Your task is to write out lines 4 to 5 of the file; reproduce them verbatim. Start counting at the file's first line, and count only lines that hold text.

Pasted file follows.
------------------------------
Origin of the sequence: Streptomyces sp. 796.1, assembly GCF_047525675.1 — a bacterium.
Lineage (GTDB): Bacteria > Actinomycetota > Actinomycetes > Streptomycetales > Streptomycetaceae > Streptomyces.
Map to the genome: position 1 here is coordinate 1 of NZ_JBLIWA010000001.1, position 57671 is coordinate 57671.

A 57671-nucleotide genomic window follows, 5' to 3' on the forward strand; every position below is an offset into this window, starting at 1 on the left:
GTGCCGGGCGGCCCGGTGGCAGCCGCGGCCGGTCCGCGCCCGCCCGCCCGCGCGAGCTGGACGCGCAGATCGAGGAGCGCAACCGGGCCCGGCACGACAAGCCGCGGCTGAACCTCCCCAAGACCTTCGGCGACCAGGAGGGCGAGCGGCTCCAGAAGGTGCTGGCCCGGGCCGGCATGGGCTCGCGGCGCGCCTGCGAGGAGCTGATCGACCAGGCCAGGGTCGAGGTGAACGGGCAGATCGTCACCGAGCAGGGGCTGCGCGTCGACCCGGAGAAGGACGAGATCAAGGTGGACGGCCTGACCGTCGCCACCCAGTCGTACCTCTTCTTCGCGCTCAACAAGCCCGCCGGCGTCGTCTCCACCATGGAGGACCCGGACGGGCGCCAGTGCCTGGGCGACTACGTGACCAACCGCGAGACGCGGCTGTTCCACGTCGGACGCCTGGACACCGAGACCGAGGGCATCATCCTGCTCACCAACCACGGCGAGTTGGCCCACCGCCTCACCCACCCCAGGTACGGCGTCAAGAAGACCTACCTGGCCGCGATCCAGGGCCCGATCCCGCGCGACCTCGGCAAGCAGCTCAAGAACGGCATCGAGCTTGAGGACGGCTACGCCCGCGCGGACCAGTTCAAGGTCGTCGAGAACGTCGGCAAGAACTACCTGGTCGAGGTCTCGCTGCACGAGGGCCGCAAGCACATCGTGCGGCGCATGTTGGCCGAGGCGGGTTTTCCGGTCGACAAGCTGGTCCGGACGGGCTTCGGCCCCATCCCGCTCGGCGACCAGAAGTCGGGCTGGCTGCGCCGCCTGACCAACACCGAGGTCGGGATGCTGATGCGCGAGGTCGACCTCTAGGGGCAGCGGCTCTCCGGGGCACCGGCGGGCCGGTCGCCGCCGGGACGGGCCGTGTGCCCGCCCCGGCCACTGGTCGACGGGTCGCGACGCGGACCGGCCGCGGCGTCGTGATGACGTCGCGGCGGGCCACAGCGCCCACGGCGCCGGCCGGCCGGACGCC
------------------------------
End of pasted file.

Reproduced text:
A 57671-nucleotide genomic window follows, 5' to 3' on the forward strand; every position below is an offset into this window, starting at 1 on the left:
GTGCCGGGCGGCCCGGTGGCAGCCGCGGCCGGTCCGCGCCCGCCCGCCCGCGCGAGCTGGACGCGCAGATCGAGGAGCGCAACCGGGCCCGGCACGACAAGCCGCGGCTGAACCTCCCCAAGACCTTCGGCGACCAGGAGGGCGAGCGGCTCCAGAAGGTGCTGGCCCGGGCCGGCATGGGCTCGCGGCGCGCCTGCGAGGAGCTGATCGACCAGGCCAGGGTCGAGGTGAACGGGCAGATCGTCACCGAGCAGGGGCTGCGCGTCGACCCGGAGAAGGACGAGATCAAGGTGGACGGCCTGACCGTCGCCACCCAGTCGTACCTCTTCTTCGCGCTCAACAAGCCCGCCGGCGTCGTCTCCACCATGGAGGACCCGGACGGGCGCCAGTGCCTGGGCGACTACGTGACCAACCGCGAGACGCGGCTGTTCCACGTCGGACGCCTGGACACCGAGACCGAGGGCATCATCCTGCTCACCAACCACGGCGAGTTGGCCCACCGCCTCACCCACCCCAGGTACGGCGTCAAGAAGACCTACCTGGCCGCGATCCAGGGCCCGATCCCGCGCGACCTCGGCAAGCAGCTCAAGAACGGCATCGAGCTTGAGGACGGCTACGCCCGCGCGGACCAGTTCAAGGTCGTCGAGAACGTCGGCAAGAACTACCTGGTCGAGGTCTCGCTGCACGAGGGCCGCAAGCACATCGTGCGGCGCATGTTGGCCGAGGCGGGTTTTCCGGTCGACAAGCTGGTCCGGACGGGCTTCGGCCCCATCCCGCTCGGCGACCAGAAGTCGGGCTGGCTGCGCCGCCTGACCAACACCGAGGTCGGGATGCTGATGCGCGAGGTCGACCTCTAGGGGCAGCGGCTCTCCGGGGCACCGGCGGGCCGGTCGCCGCCGGGACGGGCCGTGTGCCCGCCCCGGCCACTGGTCGACGGGTCGCGACGCGGACCGGCCGCGGCGTCGTGATGACGTCGCGGCGGGCCACAGCGCCCACGGCGCCGGCCGGCCGGACGCC